Sanitation is another key to avoiding outdoor pests, Hartzer said. “All these pests (like all living things) need food, water and shelter,” she said.  “So eliminating, or limiting, these will have pests going elsewhere to find what they need. Remember, it’s not just guest areas such as the front entry and pools, it’s also the back-of-the-house dumpsters and employee areas that need to be kept clean.”

Hartzer said hotels need to ensure there are no water leaks around the building and don’t overwater the landscape areas. “Keep landscaped areas neat and trimmed back,” she continued. “Overgrown areas that don’t receive much attention are safe habitats for pests.”

A great way to detect outdoor pests early is through regular outdoor inspections of bait systems, looking for signs of nest building (birds, holes, burrows, hornets nests, etc.) on the underside of eaves and general visual inspections of the building and other structures, at least every 30 days, Salem said.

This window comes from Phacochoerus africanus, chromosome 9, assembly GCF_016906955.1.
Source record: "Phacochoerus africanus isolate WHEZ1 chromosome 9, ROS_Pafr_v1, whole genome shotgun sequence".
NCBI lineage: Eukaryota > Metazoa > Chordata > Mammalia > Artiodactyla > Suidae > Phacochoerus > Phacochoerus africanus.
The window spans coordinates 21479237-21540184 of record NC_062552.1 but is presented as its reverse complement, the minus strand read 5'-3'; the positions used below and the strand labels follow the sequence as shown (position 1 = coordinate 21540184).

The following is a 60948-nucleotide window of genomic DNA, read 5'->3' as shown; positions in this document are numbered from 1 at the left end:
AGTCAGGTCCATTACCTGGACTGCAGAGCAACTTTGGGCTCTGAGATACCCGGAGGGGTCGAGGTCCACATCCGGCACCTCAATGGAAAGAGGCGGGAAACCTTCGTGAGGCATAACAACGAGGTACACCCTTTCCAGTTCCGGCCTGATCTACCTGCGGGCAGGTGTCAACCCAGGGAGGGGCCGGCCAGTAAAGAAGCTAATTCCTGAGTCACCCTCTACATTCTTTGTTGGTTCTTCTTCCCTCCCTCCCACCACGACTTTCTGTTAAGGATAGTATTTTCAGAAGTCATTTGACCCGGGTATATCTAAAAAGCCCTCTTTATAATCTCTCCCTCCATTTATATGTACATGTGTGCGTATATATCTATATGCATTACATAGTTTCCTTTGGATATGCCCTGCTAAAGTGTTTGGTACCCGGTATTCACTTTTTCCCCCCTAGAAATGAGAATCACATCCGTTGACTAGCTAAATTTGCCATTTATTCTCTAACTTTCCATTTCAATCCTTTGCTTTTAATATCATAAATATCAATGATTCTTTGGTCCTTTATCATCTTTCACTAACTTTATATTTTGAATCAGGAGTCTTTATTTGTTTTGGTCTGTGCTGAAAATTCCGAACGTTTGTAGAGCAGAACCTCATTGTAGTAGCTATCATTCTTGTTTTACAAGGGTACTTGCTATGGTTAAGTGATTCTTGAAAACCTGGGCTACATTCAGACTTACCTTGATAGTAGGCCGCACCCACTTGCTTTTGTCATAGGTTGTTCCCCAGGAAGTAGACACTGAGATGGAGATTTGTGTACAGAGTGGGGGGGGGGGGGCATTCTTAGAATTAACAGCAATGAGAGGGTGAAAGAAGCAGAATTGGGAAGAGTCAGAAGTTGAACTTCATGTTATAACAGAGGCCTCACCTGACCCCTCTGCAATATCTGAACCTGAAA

“Regular inspection of [heating, ventilation and air conditioning] units, whether on rooftops or on the ground, is a critical activity to ensure bird or wasp nesting is not an issue,” he said. 

Tucker said hotels should engage in regular pest control with a complete exterior inspection of the property that identifies risk areas and provides recommendations for barrier protection.

How technology helps with pest control 

There are a number of new technologies in pest control that help hotels, from keeping them informed of pest pressures through cloud-based online portals to energy-efficient electronic insect traps and rodent monitoring systems. “When it comes to pest-control technology, there’s always something new—new chemicals, monitoring devices, remote monitoring,” Tucker said. 

Technology has made it easier to text, email or call a pest-management provider for quick service and even send high-quality pictures to obtain quick confirmation of pests. Photo credit: Rentokil